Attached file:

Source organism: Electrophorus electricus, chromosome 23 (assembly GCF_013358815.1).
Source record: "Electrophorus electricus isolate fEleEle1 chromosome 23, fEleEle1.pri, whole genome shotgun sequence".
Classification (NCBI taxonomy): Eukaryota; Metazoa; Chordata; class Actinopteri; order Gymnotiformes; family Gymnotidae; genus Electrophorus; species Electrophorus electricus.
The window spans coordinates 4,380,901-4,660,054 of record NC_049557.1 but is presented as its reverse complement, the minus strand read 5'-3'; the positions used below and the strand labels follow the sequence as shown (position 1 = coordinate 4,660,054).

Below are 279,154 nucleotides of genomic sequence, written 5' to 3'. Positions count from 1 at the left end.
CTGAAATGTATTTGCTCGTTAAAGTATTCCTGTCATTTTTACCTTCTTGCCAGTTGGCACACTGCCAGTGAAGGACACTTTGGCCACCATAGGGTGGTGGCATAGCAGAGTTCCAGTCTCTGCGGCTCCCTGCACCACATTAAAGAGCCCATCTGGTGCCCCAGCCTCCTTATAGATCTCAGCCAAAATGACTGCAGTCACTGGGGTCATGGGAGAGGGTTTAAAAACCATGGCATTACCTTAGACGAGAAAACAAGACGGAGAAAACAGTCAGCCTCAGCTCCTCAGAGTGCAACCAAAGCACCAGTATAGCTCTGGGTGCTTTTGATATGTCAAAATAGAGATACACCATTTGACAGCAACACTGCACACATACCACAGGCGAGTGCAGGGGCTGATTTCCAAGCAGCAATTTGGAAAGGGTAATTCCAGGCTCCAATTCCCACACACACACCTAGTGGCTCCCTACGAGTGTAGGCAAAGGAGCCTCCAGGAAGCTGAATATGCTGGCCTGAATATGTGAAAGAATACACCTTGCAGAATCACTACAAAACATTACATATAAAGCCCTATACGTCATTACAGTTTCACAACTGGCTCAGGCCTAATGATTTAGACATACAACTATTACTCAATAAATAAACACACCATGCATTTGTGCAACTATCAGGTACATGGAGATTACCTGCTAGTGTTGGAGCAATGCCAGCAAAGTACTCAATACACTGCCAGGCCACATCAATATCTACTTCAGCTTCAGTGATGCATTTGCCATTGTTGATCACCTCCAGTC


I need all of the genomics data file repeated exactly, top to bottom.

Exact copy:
Source organism: Electrophorus electricus, chromosome 23 (assembly GCF_013358815.1).
Source record: "Electrophorus electricus isolate fEleEle1 chromosome 23, fEleEle1.pri, whole genome shotgun sequence".
Classification (NCBI taxonomy): Eukaryota; Metazoa; Chordata; class Actinopteri; order Gymnotiformes; family Gymnotidae; genus Electrophorus; species Electrophorus electricus.
The window spans coordinates 4,380,901-4,660,054 of record NC_049557.1 but is presented as its reverse complement, the minus strand read 5'-3'; the positions used below and the strand labels follow the sequence as shown (position 1 = coordinate 4,660,054).

Below are 279,154 nucleotides of genomic sequence, written 5' to 3'. Positions count from 1 at the left end.
CTGAAATGTATTTGCTCGTTAAAGTATTCCTGTCATTTTTACCTTCTTGCCAGTTGGCACACTGCCAGTGAAGGACACTTTGGCCACCATAGGGTGGTGGCATAGCAGAGTTCCAGTCTCTGCGGCTCCCTGCACCACATTAAAGAGCCCATCTGGTGCCCCAGCCTCCTTATAGATCTCAGCCAAAATGACTGCAGTCACTGGGGTCATGGGAGAGGGTTTAAAAACCATGGCATTACCTTAGACGAGAAAACAAGACGGAGAAAACAGTCAGCCTCAGCTCCTCAGAGTGCAACCAAAGCACCAGTATAGCTCTGGGTGCTTTTGATATGTCAAAATAGAGATACACCATTTGACAGCAACACTGCACACATACCACAGGCGAGTGCAGGGGCTGATTTCCAAGCAGCAATTTGGAAAGGGTAATTCCAGGCTCCAATTCCCACACACACACCTAGTGGCTCCCTACGAGTGTAGGCAAAGGAGCCTCCAGGAAGCTGAATATGCTGGCCTGAATATGTGAAAGAATACACCTTGCAGAATCACTACAAAACATTACATATAAAGCCCTATACGTCATTACAGTTTCACAACTGGCTCAGGCCTAATGATTTAGACATACAACTATTACTCAATAAATAAACACACCATGCATTTGTGCAACTATCAGGTACATGGAGATTACCTGCTAGTGTTGGAGCAATGCCAGCAAAGTACTCAATACACTGCCAGGCCACATCAATATCTACTTCAGCTTCAGTGATGCATTTGCCATTGTTGATCACCTCCAGTC